By: Wendy R. Becker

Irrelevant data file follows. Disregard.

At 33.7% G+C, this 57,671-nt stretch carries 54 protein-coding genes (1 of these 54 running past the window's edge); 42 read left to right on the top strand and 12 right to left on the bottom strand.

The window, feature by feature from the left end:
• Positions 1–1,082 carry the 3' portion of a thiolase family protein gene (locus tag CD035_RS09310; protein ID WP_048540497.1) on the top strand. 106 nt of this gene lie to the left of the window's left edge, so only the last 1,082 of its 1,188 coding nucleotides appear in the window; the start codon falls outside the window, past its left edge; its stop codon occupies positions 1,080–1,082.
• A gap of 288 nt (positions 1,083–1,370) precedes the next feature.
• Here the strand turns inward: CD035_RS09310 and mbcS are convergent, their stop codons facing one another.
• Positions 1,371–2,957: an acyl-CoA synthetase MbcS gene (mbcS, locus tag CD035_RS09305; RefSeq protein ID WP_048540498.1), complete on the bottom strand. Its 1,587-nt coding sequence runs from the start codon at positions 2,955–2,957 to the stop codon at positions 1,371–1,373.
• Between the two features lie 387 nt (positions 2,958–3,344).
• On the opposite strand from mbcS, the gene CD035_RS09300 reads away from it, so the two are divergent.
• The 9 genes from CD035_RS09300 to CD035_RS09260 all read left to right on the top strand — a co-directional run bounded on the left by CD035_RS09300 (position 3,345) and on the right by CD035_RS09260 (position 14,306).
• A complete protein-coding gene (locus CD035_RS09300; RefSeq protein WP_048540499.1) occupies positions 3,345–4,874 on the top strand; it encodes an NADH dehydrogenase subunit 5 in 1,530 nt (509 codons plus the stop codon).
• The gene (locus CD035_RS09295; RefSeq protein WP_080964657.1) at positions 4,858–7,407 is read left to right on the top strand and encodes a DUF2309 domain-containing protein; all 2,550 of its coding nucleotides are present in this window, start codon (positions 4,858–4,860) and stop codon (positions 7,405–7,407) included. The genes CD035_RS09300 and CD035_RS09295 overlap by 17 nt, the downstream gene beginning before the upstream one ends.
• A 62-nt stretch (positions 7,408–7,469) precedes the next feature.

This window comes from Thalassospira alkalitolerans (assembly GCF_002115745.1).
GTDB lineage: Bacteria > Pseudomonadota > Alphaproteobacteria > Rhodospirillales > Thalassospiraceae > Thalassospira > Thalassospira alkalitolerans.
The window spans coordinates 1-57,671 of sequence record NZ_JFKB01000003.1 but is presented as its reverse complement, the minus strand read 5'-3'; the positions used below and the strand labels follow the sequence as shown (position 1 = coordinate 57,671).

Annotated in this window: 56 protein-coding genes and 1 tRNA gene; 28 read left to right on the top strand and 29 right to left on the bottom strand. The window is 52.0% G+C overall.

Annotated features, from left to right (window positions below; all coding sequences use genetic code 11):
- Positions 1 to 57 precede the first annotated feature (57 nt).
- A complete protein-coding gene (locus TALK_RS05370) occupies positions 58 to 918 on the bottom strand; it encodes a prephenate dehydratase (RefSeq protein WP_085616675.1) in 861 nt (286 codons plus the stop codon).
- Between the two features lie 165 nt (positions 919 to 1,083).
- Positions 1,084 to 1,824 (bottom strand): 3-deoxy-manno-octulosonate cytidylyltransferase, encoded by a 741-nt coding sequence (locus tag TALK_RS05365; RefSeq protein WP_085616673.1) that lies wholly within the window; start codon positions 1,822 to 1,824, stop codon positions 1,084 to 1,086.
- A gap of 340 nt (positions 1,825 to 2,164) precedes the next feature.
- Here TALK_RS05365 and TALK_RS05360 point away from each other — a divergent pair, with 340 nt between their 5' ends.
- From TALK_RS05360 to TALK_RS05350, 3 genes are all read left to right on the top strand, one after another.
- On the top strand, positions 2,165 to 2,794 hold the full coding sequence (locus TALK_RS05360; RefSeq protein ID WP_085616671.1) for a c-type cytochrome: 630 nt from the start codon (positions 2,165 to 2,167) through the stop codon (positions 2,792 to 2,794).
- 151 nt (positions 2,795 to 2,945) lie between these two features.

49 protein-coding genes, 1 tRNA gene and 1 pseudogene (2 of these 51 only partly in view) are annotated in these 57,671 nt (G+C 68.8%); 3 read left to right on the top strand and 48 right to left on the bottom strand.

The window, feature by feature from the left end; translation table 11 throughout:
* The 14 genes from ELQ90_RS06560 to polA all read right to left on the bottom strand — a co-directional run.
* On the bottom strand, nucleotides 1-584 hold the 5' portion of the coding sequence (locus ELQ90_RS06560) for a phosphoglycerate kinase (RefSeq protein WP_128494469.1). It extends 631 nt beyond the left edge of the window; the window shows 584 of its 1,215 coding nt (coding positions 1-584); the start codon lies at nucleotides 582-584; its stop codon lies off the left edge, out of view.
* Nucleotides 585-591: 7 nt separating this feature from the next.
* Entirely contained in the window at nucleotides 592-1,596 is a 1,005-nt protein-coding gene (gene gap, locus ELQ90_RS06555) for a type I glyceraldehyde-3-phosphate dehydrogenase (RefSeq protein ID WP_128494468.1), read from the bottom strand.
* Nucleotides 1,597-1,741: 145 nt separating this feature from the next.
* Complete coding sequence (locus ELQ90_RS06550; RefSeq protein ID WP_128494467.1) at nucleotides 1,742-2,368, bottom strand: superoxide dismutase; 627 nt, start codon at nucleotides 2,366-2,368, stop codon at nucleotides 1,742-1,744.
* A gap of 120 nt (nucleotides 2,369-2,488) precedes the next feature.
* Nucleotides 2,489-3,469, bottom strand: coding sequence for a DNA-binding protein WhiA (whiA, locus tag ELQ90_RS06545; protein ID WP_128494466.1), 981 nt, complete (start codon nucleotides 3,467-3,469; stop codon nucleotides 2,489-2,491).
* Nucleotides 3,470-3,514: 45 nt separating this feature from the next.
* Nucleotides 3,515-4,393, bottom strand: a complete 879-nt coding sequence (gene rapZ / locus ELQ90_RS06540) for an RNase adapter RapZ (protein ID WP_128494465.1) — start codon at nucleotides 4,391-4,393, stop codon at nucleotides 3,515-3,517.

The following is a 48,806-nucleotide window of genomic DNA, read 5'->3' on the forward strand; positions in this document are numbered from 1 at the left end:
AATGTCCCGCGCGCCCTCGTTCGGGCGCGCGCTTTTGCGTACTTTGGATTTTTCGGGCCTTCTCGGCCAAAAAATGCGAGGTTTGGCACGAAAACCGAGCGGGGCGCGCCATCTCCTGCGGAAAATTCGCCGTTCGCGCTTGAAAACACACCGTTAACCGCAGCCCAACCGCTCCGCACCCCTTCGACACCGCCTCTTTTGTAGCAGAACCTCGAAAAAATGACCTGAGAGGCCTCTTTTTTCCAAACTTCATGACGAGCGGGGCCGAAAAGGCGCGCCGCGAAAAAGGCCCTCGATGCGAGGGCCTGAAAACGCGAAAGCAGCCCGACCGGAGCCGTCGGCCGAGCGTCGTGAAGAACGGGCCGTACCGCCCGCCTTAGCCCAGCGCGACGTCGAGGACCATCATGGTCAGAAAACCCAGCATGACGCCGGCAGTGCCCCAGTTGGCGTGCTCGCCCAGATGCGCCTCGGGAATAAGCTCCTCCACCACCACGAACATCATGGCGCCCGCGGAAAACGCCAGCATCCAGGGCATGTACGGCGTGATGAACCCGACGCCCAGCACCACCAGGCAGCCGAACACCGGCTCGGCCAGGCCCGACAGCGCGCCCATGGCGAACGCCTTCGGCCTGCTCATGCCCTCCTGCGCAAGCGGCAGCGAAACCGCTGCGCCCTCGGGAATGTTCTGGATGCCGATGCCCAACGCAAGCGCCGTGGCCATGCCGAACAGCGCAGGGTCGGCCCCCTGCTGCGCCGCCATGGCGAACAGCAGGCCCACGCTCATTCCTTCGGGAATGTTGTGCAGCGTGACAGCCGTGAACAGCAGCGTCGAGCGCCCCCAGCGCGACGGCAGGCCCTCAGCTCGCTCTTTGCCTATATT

Since Congress has not enacted a statute outlawing insider trading, or the trading of securities based on non-public information, outright, courts have struggled to define what constitutes insider trading. The Supreme Court held that a fiduciary duty was breached when the insider privy to the information receives a “personal benefit.” This Commentary analyzes a pending Supreme Court case, Salman v. United States, which addresses whether pecuniary gain is needed to constitute the personal benefit necessary for insider trading, or if certain relationships are enough for the tip to inherently create a personal benefit for the insider. The author argues that a “personal benefit” can occur when there is (1) a quid pro quo or (2) the relationship between insider and tippee is intimate enough to automatically lead to a benefit for the insider. This conclusion follows Supreme Court precedent and is consistent with the policies for outlawing insider trading.